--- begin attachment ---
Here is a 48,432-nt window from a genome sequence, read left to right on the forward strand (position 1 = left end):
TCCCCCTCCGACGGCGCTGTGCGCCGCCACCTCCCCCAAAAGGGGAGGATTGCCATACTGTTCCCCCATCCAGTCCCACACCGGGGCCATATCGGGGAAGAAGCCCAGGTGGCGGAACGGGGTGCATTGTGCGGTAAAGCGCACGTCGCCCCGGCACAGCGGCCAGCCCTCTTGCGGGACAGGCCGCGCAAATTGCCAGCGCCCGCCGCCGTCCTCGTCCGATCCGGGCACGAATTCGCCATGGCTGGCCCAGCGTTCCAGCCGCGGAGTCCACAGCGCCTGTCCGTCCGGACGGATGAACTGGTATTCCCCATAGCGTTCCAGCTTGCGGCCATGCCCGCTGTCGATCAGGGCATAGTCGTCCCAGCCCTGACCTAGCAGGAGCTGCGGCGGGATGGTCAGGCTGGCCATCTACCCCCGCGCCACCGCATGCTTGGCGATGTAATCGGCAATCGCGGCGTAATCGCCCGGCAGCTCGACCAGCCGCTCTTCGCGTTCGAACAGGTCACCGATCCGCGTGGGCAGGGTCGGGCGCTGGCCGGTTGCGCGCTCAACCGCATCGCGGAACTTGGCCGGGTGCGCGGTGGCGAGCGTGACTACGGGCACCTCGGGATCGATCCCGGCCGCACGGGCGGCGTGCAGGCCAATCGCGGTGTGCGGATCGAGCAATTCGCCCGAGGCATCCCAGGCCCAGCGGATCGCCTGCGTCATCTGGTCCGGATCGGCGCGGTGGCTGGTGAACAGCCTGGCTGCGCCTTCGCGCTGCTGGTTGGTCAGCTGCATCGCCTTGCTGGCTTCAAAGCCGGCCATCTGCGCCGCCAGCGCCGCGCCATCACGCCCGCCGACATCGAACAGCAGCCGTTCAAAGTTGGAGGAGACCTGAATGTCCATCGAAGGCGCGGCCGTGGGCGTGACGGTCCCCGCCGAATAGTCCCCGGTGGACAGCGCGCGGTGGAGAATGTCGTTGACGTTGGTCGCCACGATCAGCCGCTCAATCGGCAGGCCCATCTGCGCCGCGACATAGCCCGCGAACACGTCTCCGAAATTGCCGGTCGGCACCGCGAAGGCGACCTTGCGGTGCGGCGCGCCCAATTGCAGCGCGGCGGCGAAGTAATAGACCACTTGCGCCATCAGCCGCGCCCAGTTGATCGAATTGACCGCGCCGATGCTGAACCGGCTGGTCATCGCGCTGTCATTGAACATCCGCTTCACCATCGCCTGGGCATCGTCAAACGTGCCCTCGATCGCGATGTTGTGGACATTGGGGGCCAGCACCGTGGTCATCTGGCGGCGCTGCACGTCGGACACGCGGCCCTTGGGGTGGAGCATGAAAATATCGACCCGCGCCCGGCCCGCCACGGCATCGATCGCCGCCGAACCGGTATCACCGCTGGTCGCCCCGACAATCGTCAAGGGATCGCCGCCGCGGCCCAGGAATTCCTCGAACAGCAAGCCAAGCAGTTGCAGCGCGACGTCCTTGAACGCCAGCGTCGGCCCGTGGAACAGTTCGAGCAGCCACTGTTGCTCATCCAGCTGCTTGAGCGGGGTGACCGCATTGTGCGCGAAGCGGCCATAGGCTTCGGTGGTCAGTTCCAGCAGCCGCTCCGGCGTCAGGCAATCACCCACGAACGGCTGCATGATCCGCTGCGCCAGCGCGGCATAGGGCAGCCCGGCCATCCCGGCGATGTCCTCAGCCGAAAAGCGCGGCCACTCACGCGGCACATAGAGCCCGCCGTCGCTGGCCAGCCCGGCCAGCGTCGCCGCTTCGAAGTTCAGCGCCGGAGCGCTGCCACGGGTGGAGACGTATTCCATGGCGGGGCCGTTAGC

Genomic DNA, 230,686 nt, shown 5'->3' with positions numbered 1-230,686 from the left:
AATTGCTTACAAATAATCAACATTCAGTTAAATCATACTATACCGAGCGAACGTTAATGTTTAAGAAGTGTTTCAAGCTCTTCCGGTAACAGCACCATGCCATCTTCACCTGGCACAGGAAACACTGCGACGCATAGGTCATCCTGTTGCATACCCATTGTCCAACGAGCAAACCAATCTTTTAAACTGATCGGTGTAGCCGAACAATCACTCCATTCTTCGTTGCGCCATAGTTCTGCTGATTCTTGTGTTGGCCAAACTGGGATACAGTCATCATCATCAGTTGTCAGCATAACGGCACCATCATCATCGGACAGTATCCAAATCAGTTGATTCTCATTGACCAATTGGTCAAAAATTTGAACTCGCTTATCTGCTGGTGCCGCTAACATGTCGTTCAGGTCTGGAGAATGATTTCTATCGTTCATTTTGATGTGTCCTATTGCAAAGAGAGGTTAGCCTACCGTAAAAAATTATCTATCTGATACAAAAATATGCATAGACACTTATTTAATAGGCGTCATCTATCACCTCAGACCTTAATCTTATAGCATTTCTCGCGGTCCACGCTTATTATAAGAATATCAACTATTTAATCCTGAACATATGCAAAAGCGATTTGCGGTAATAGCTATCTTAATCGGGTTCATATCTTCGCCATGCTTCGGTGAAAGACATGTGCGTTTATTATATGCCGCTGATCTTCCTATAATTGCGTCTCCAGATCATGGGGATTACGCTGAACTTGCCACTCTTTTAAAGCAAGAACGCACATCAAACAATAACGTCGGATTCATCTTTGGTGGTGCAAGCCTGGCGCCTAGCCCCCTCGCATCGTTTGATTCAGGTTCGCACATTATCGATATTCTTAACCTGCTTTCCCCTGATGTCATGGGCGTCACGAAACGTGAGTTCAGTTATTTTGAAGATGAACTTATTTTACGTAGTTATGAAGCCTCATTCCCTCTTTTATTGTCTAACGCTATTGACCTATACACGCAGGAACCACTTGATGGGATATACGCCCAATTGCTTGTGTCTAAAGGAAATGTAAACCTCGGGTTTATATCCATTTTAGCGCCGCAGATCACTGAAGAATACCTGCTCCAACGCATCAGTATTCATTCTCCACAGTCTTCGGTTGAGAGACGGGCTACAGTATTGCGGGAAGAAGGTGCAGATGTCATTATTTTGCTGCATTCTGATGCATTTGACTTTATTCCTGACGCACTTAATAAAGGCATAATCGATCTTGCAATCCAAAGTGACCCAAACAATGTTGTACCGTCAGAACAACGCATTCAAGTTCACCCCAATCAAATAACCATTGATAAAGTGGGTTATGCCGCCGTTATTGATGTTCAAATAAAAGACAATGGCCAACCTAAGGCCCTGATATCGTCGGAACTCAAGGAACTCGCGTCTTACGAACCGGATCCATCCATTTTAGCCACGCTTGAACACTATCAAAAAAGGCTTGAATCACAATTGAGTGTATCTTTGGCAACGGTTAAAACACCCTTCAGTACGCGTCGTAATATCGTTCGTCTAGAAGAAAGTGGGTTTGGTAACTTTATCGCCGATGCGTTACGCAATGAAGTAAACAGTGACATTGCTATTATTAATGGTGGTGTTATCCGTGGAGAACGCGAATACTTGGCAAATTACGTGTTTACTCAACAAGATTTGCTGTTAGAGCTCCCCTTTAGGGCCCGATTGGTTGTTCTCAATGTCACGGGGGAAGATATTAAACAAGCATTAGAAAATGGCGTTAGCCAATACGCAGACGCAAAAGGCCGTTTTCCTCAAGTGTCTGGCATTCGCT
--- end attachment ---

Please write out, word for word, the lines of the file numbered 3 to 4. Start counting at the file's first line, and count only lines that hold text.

Genomic DNA, 230,686 nt, shown 5'->3' with positions numbered 1-230,686 from the left:
AATTGCTTACAAATAATCAACATTCAGTTAAATCATACTATACCGAGCGAACGTTAATGTTTAAGAAGTGTTTCAAGCTCTTCCGGTAACAGCACCATGCCATCTTCACCTGGCACAGGAAACACTGCGACGCATAGGTCATCCTGTTGCATACCCATTGTCCAACGAGCAAACCAATCTTTTAAACTGATCGGTGTAGCCGAACAATCACTCCATTCTTCGTTGCGCCATAGTTCTGCTGATTCTTGTGTTGGCCAAACTGGGATACAGTCATCATCATCAGTTGTCAGCATAACGGCACCATCATCATCGGACAGTATCCAAATCAGTTGATTCTCATTGACCAATTGGTCAAAAATTTGAACTCGCTTATCTGCTGGTGCCGCTAACATGTCGTTCAGGTCTGGAGAATGATTTCTATCGTTCATTTTGATGTGTCCTATTGCAAAGAGAGGTTAGCCTACCGTAAAAAATTATCTATCTGATACAAAAATATGCATAGACACTTATTTAATAGGCGTCATCTATCACCTCAGACCTTAATCTTATAGCATTTCTCGCGGTCCACGCTTATTATAAGAATATCAACTATTTAATCCTGAACATATGCAAAAGCGATTTGCGGTAATAGCTATCTTAATCGGGTTCATATCTTCGCCATGCTTCGGTGAAAGACATGTGCGTTTATTATATGCCGCTGATCTTCCTATAATTGCGTCTCCAGATCATGGGGATTACGCTGAACTTGCCACTCTTTTAAAGCAAGAACGCACATCAAACAATAACGTCGGATTCATCTTTGGTGGTGCAAGCCTGGCGCCTAGCCCCCTCGCATCGTTTGATTCAGGTTCGCACATTATCGATATTCTTAACCTGCTTTCCCCTGATGTCATGGGCGTCACGAAACGTGAGTTCAGTTATTTTGAAGATGAACTTATTTTACGTAGTTATGAAGCCTCATTCCCTCTTTTATTGTCTAACGCTATTGACCTATACACGCAGGAACCACTTGATGGGATATACGCCCAATTGCTTGTGTCTAAAGGAAATGTAAACCTCGGGTTTATATCCATTTTAGCGCCGCAGATCACTGAAGAATACCTGCTCCAACGCATCAGTATTCATTCTCCACAGTCTTCGGTTGAGAGACGGGCTACAGTATTGCGGGAAGAAGGTGCAGATGTCATTATTTTGCTGCATTCTGATGCATTTGACTTTATTCCTGACGCACTTAATAAAGGCATAATCGATCTTGCAATCCAAAGTGACCCAAACAATGTTGTACCGTCAGAACAACGCATTCAAGTTCACCCCAATCAAATAACCATTGATAAAGTGGGTTATGCCGCCGTTATTGATGTTCAAATAAAAGACAATGGCCAACCTAAGGCCCTGATATCGTCGGAACTCAAGGAACTCGCGTCTTACGAACCGGATCCATCCATTTTAGCCACGCTTGAACACTATCAAAAAAGGCTTGAATCACAATTGAGTGTATCTTTGGCAACGGTTAAAACACCCTTCAGTACGCGTCGTAATATCGTTCGTCTAGAAGAAAGTGGGTTTGGTAACTTTATCGCCGATGCGTTACGCAATGAAGTAAACAGTGACATTGCTATTATTAATGGTGGTGTTATCCGTGGAGAACGCGAATACTTGGCAAATTACGTGTTTACTCAACAAGATTTGCTGTTAGAGCTCCCCTTTAGGGCCCGATTGGTTGTTCTCAATGTCACGGGGGAAGATATTAAACAAGCATTAGAAAATGGCGTTAGCCAATACGCAGACGCAAAAGGCCGTTTTCCTCAAGTGTCTGGCATTCGCT